No Weight Room? No Problem!

The reason I bring this up is the constant queries I receive for programs that don't require a weight room, programs that can be monitored by a coach or done at home.
Republished with Permission From

Over the past few months, I've been asked to develop strength and conditioning programs for clubs, teams and individual athletes. No problem, this is what I do. The reason I bring this up is the constant queries I receive for programs that don't require a weight room and that can be monitored by a coach or done at home. Have I got your juices flowing? I hope so. If the athletes can train on the field or the court at the end of practice the coach can be sure of two things.

#1 - The athlete is indeed doing the workout and
#2 - The exercises are being done with proper form.

One of the golden rules of strength and conditioning floating around out there in the minds of some (not all) sport scientists is: body weight before external load. This simply means that before we hit the weights (external load), we develop a solid base from which to build, using only body weight exercises (building the foundation). This makes a lot of sense to me and is one of the philosophies of the FIT2PLAY system.

Sounds like a good philosophy, so how does it work? How do you keep the interest of our young aspiring and/or elite athletes without the use of a traditional weight lifting program? No problem, as long as you have some balls: Swiss-balls, power balls and medicine balls. Swiss-balls have been around a long time. Years ago they were primarily used in the physical therapy world. In the world of strength and conditioning, their applications are endless.

The same goes for medicine balls. For those of you not familiar with either type of ball, the Swiss-ball is a big round plastic ball usually 45-75 cm. in circumference. While med-balls typically are the size of a #3 soccer ball to a pumpkin and weigh 1-15 pounds.

If we wanted to be creative and time efficient, we could design a workout on the field or court that would include speed, agility, quickness and even strength and power. To do this we would add a couple of agility ladders, some hurdles, cone configurations and a few sprints, hops and jumps. Let's not forget the Swiss-ball, med-ball and one of my favorites, the power ball. There you have it, a simple and time efficient strength and conditioning program that can be adjusted to all levels. This program is extremely functional, as well as practical. I guarantee this will be a workout that athletes will love, and yet will still find challenging. This is a big part of Brian McBride's workout and will continue to be until he goes back to England in January.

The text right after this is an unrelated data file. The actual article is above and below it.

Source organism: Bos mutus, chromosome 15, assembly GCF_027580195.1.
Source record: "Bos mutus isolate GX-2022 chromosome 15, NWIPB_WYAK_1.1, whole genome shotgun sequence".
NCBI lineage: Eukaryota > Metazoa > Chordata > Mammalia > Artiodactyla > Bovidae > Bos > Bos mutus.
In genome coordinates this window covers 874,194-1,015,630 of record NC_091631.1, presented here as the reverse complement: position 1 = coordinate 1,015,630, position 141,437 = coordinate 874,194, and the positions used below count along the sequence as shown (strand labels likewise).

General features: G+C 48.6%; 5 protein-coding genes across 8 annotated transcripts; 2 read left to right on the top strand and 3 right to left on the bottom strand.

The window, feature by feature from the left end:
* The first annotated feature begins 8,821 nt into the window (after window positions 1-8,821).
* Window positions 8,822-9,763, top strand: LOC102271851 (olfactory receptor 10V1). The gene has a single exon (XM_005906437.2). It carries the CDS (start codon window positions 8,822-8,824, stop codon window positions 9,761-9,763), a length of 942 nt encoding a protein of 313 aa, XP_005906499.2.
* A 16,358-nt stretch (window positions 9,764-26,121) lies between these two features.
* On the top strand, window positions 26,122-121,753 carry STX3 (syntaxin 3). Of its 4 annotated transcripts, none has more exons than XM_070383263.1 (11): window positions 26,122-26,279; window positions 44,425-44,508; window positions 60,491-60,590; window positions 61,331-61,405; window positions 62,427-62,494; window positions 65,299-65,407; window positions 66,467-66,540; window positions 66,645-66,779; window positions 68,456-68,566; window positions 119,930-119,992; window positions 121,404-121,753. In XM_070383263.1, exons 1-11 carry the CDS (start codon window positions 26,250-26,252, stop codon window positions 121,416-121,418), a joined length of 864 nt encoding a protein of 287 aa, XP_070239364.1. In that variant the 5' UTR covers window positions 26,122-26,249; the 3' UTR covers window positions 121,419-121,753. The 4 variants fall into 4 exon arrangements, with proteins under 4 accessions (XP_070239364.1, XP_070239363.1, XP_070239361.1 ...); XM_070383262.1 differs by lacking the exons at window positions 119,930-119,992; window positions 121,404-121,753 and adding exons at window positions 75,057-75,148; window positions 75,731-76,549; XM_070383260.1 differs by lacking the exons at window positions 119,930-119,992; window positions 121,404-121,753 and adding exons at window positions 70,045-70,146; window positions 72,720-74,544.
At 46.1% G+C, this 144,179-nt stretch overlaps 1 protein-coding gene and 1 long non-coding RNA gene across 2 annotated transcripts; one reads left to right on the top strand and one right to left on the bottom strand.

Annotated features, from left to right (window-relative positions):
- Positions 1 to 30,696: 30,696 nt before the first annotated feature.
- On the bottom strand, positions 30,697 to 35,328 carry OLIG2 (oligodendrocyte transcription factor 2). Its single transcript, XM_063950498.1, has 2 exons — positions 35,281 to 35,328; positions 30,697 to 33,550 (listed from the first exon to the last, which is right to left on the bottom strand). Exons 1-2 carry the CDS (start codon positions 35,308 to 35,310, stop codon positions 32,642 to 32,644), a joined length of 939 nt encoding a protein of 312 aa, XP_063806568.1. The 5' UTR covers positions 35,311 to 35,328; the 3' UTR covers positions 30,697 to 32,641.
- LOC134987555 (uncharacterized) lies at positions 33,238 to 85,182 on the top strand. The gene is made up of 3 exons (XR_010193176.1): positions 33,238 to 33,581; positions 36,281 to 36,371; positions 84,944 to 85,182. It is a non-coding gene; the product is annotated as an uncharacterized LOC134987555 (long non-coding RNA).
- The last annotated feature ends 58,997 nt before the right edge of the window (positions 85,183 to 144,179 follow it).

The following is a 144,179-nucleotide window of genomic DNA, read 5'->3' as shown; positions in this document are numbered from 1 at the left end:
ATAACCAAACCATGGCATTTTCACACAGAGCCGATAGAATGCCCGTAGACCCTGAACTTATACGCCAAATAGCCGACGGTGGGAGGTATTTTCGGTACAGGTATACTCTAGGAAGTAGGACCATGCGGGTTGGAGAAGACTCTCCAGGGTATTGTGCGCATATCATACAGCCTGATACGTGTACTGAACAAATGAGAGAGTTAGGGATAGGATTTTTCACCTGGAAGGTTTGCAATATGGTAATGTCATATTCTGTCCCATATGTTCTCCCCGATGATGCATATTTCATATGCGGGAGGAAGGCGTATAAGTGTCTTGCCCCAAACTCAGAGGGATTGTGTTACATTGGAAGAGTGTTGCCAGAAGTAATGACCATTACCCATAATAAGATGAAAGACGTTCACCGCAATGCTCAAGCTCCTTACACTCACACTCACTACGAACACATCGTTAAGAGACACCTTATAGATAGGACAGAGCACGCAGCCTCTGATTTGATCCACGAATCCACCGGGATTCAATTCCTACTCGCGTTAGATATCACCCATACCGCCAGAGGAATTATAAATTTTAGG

In this section I will lay out some ideas for a program. Like always, you may e-mail me any time with specific questions for you or your club/team.

The Workout - Strength and Power

This will be done in a circuit style. Complete the entire circuit, repeat 1-3 times. Follow a 1:3 work to rest ratio for now. This is a guideline, not cast in stone. There are many factors that might change this (age, where you are in the season, fitness levels, goals, etc).

Warm-up first:

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?[video]? 324kb

Lunge Walks

?[video]? 908kb

Swiss ball Hammy curls

?[video]? 364kb

Power cleans (power ball)

?[video]? 837kb

Swiss ball rotation/flexion

?[video]? 462kb

Med ball shovel throws

?[video]? 509kb

1/4 turn Slam Bam's

?[video]? 251kb

Med ball Granny throws

?[video]? 824kb

Swiss ball push-ups

?[video]? 212kb

Swiss ball crunch

?[video]? 428kb

Swiss ball shoulder press

?[video]? 794kb

The Workout - Conditioning

We will structure this in a circuit style manner as well. Remember, there are many ways to skin a cat. This is just one. Complete the entire circuit 2-3 times with a 1:2 or 1:3 work to rest ratio to start.

[See the Conditioning Circuit Video] 2.2mb

Clips From: Squat-Jump-Throw-Sprint

As always, we will start out with a warm-up.

  • Okay, we will start facing the cone. Sprint to the right, 5 yards. Then sprint to the left 10 yards. Then sprint right back 5 yards ending up at the starting position.
  • Next, we sprint 10 yards to the hurdles. We'll go over one hurdle, a quick side step, over the 2nd hurdle - another quick side step and over the 3rd hurdle.
  • Next, sprint another 5 yds and zig-zag between the 5 cones (5-10 yds. in between each cone)
  • Lower your body, sit on your butt and execute 25 Russian twists. (Balancing on the butt, legs raised up in 45-degree angle; arms out from the body and bent at elbow; rotating legs one way and arms the other -- twist and rotate back and forth). This is working the "core area" or the midsection of the body.
  • Get up, sprint 10 yards and hit the ladders putting one foot in each rung.
  • Next, we'll do some cariocas -- about 10 yards worth(lots of hip movement).
  • Following the cariocas, sprint 10 yards and then duplicate the hurdles -- same thing as in step 2 above; over the first hurdle, then side step to the left over the 2nd - side step to the right over the 3rd. Then we are going to side step to the right and
  • Now, "back-peddle" 5 yards
  • Then quickly sprint 10 yards into the next ladder, moving laterally, one foot in each box or rung.
  • After the ladder, drop and do 10 push-ups
  • Sprint 10 yards
  • Then back-peddle 5 yards, and then sprint to the finish, which will be about 15 yards.

Recommended Equipment

  • Swiss Balls
  • Agility Ladders
  • Foam Rollers
  • Hurdles
  • Medicine/Power Balls
  • Cat
  • Bullet Belt
  • Cones

A pilot would never take off without first having a flight plan, and neither should you. Make sure you plan your work, and then work your plan. Be consistent and have fun. We've covered a lot of ground in this short article. If you would like specifics for any of the above, please send me an e-mail or call 614-348-2752.

Yours in fitness,